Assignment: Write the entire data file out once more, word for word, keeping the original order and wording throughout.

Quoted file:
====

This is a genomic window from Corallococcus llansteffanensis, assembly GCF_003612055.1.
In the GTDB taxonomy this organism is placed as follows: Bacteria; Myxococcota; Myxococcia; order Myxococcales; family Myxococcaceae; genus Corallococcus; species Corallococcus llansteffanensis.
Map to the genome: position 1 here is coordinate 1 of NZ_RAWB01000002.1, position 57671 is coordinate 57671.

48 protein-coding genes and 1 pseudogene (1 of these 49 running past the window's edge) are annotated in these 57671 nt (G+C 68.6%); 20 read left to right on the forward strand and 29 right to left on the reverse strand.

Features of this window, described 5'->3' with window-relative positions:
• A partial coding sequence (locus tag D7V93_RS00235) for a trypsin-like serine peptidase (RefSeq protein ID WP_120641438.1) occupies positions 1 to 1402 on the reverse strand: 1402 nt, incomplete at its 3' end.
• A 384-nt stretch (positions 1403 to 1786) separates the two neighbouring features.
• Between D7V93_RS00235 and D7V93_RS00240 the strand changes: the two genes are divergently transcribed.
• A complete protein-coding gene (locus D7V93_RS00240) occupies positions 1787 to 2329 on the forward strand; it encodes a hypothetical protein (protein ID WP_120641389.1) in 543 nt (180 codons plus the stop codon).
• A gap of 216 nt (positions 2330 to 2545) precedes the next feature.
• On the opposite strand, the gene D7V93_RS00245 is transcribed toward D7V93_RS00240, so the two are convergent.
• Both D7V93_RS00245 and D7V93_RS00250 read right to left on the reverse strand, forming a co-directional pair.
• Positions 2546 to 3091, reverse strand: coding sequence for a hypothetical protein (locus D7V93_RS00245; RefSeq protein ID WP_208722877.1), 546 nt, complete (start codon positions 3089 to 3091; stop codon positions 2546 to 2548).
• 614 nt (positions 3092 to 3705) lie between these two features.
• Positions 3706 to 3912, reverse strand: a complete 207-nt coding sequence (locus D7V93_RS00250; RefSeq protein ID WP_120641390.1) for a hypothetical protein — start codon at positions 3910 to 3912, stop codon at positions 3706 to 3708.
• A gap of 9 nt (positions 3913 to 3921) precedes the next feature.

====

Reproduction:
This is a genomic window from Corallococcus llansteffanensis, assembly GCF_003612055.1.
In the GTDB taxonomy this organism is placed as follows: Bacteria; Myxococcota; Myxococcia; order Myxococcales; family Myxococcaceae; genus Corallococcus; species Corallococcus llansteffanensis.
Map to the genome: position 1 here is coordinate 1 of NZ_RAWB01000002.1, position 57671 is coordinate 57671.

48 protein-coding genes and 1 pseudogene (1 of these 49 running past the window's edge) are annotated in these 57671 nt (G+C 68.6%); 20 read left to right on the forward strand and 29 right to left on the reverse strand.

Features of this window, described 5'->3' with window-relative positions:
• A partial coding sequence (locus tag D7V93_RS00235) for a trypsin-like serine peptidase (RefSeq protein ID WP_120641438.1) occupies positions 1 to 1402 on the reverse strand: 1402 nt, incomplete at its 3' end.
• A 384-nt stretch (positions 1403 to 1786) separates the two neighbouring features.
• Between D7V93_RS00235 and D7V93_RS00240 the strand changes: the two genes are divergently transcribed.
• A complete protein-coding gene (locus D7V93_RS00240) occupies positions 1787 to 2329 on the forward strand; it encodes a hypothetical protein (protein ID WP_120641389.1) in 543 nt (180 codons plus the stop codon).
• A gap of 216 nt (positions 2330 to 2545) precedes the next feature.
• On the opposite strand, the gene D7V93_RS00245 is transcribed toward D7V93_RS00240, so the two are convergent.
• Both D7V93_RS00245 and D7V93_RS00250 read right to left on the reverse strand, forming a co-directional pair.
• Positions 2546 to 3091, reverse strand: coding sequence for a hypothetical protein (locus D7V93_RS00245; RefSeq protein ID WP_208722877.1), 546 nt, complete (start codon positions 3089 to 3091; stop codon positions 2546 to 2548).
• 614 nt (positions 3092 to 3705) lie between these two features.
• Positions 3706 to 3912, reverse strand: a complete 207-nt coding sequence (locus D7V93_RS00250; RefSeq protein ID WP_120641390.1) for a hypothetical protein — start codon at positions 3910 to 3912, stop codon at positions 3706 to 3708.
• A gap of 9 nt (positions 3913 to 3921) precedes the next feature.